Richie Hawtin | Theater Critic's Choice | Chicago Reader

Richie Hawtin 

Sign up for our newsletters Subscribe


I've often had trouble with the records Richie Hawtin releases under the name Plastikman--but not because of their rigorous abstraction, which I actually have a taste for. After all, those tracks, as well as work by other "complex minimalists" like Jeff Mills, Surgeon, and Richard Harvey, are meant to be stacked and interlocked with others, and their clicking beats and vaporous feel leave plenty of space for that. My problem is that too often Hawtin puts theory before pleasure--and that's why I flat-out love Decks, EFX & 909 (Novamute/M_nus), released last year under his real name. Its grooves seem as intuitive as they are cerebral, and since it's a DJ mix it sounds relatively fleshed out, though it's still far from grandly orchestrated. Hawtin has done a lot of careful work to make the album sound organic and spontaneous: he's mixed nearly 40 records over, under, and through each other, including contributions from the artists above and some of his own stuff, and augmented them all with the digital processors and Roland drum machine of the title. (The liner notes even contain a detailed chart showing just when a particular track enters or exits.) Decks doesn't quite reach the ecstatic heights of Jeff Mills's Live at the Liquid Room, Tokyo (React)--a brutal, passionate 1996 mix that's the techno equivalent of the first Ramones album--but it's livelier and more physical than anything Hawtin has done since the classic early-90s singles he recorded as F.U.S.E. and Cybersonik for his +8 label. He collects his source material into an undulating wave of polyrhythms reminiscent of gamelan music--and he should be able to pull it off live, too, since he's using the same gear he does in the studio. Saturday, 10 PM, Harvey Expo Center, 17100 S. Halsted, Harvey; 773-404-9225. Directions to the venue are available at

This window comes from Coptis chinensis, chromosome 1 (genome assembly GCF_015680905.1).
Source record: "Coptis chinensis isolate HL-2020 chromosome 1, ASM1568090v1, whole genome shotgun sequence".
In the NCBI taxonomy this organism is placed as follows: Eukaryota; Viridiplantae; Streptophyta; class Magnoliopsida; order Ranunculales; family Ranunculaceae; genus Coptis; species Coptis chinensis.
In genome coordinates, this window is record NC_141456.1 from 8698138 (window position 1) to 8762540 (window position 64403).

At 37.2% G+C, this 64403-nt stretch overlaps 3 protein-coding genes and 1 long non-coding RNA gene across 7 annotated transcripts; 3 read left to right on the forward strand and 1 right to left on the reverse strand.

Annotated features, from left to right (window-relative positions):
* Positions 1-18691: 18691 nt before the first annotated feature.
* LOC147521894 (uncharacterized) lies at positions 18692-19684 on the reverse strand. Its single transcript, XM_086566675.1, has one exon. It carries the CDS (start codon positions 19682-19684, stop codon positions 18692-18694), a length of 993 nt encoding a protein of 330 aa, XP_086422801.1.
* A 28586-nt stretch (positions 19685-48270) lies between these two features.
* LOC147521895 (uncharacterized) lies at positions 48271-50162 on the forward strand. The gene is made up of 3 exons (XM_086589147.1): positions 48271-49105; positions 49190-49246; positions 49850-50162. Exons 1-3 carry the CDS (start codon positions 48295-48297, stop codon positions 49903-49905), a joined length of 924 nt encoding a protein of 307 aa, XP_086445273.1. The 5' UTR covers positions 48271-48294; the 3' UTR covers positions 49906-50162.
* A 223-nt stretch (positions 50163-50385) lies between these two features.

Michaelangelo Matos

Art accompanying story in printed newspaper (not available in this archive): photo/J. Caltice.


Subscribe to this thread:

Add a comment

More by Michaelangelo Matos

  • How the USA fell for EDM, chapter one

    How the USA fell for EDM, chapter one

    In these excerpts from his lively and meticulous new book, The Underground Is Massive: How Electronic Dance Music Conquered America, longtime Reader contributor Michaelangelo Matos chronicles the three-decade ascent of EDM.
    • Apr 29, 2015
  • How Chicago house got its groove back

    How Chicago house got its groove back

    Chicago house music is the sound of global pop today. In the 90s, though, it was on life support—until a new wave of producers, including Cajmere and DJ Sneak, got the city doing the Percolator.
    • May 3, 2012
  • Mixed messages

    Mixed messages

    Fabric mixes from Craig Richards and Goldie and a DJ-Kicks mix from Motor City Drum Ensemble
    • Aug 11, 2011
  • More »

Agenda Teaser

Performing Arts
Oslo Broadway Playhouse at Water Tower Place
September 10
Performing Arts
The Great Leap Steppenwolf Theatre Company, Upstairs Theatre
September 05

Tabbed Event Search

Popular Stories